In May, we examined the possibility of Southeast Asian countries working together to create a regional COVID-19 Vaccination Certification (CVC) system. How far have Southeast Asian countries come in their CVC efforts? What form can certificates take and how can their authenticity be verified, given the limitations in infrastructure and capacity? Will mutual recognition of CVCs be possible when the type of vaccines and their doses differ significantly across countries in the region? We explore these questions, summarizing the discussions of a recent webinar on this very topic.
CGD Policy Blogs
Anit Mukherjee of CGD, Pam Dixon of World Privacy Forum, and Camilla Ravnbøl of the University of Copenhagen discuss how vaccine certificates work, what challenges they pose, and how to make sure no one gets left behind.
Can technology help? At the most basic level, a COVID ID would be a digitized version of the Yellow Card, the paper-based International Certificate of Vaccination or Prophylaxis that many international travelers carry with them traveling to and from high-risk areas of the world.
Reforming inefficient and inequitable energy subsidies continues to be an important priority for policymakers, as does instituting “green taxes” to reduce carbon emissions.
India is now recognized as a leader in digital government service delivery, enabled by the Aadhaar unique identification platform which has registered the equivalent of almost 15 percent of the world’s population. Many service delivery programs have been deployed at the state level, providing a rich comparative context. Some states have struggled to move towards effective and inclusive digitized programs while others have seemingly achieved a sophistication that is on par with, or surpasses, many developed countries’ capacities.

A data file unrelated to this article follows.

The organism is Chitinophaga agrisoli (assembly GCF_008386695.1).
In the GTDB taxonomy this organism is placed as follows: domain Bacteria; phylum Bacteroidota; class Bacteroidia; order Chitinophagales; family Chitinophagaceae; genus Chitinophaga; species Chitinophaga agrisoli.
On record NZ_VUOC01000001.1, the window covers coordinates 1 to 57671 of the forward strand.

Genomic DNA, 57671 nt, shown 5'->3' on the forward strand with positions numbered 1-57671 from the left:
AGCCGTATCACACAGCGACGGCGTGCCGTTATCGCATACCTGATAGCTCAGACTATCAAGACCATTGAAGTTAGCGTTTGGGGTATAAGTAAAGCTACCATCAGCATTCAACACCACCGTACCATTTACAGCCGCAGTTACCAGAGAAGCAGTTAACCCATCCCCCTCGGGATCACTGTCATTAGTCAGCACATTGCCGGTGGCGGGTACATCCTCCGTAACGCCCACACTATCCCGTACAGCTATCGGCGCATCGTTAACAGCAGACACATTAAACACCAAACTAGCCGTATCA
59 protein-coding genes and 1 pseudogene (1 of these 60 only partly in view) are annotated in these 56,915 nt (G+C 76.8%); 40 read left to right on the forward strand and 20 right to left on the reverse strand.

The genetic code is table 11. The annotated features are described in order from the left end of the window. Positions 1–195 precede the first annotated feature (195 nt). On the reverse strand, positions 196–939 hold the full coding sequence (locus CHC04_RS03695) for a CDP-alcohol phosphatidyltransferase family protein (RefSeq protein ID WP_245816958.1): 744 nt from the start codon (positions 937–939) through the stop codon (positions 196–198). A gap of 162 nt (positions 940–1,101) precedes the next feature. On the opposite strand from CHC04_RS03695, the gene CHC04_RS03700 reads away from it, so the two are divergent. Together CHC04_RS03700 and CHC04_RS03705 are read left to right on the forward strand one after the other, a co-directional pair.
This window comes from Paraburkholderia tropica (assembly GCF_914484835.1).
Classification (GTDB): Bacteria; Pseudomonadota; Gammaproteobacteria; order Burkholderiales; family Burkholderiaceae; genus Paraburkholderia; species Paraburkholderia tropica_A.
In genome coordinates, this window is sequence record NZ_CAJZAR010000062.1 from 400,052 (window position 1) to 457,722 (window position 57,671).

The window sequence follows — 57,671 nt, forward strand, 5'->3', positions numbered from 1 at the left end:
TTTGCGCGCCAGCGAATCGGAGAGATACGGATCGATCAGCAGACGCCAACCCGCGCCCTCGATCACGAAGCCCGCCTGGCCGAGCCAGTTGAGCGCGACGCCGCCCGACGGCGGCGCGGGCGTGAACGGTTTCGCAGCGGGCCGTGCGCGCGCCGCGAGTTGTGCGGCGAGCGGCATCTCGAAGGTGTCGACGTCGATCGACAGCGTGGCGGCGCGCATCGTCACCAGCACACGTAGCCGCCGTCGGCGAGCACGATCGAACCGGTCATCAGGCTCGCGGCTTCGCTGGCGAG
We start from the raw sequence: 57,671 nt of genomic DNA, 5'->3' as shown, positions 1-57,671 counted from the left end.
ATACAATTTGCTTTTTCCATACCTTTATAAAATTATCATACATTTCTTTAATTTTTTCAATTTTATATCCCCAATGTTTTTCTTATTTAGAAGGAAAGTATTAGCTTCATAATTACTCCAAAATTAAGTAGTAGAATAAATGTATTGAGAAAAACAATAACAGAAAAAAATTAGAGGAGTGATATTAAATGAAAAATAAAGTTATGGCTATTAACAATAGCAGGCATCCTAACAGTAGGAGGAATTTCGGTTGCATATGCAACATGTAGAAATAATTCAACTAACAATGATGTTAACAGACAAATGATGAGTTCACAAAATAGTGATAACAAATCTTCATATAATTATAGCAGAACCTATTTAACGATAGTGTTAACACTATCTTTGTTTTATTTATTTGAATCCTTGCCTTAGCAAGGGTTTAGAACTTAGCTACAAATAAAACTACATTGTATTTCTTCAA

Anit Mukherjee on why ID is so important for development, what needs to happen to keep people’s data safe, and what developing countries who are considering implementing new ID systems need to know.
As world leaders gather to kick off the World Economic Forum Annual Meeting in Davos, Switzerland, CGD’s experts weigh in to shed some light on the ongoing debates, with innovative evidence-based solutions to the world’s most urgent challenges, and also discuss what’s not on the agenda but should be.
For the policymaker looking to improve services and the delivery of benefits, or for the financial institution trying to expand its customer base, the gap between technical solutions and the situation of the average technology user represents fertile ground for the many new opportunities that the digital economy provides.
How do you give over a billion people a digital ID within five years? How do you improve learning for 200 million children in India and countless millions worldwide within a decade? How do you improve health outcomes for billions of poor people and achieve the goals of Universal Health Coverage within a generation? How do you solve the world’s most pressing challenges, not incrementally, but with the urgency they demand?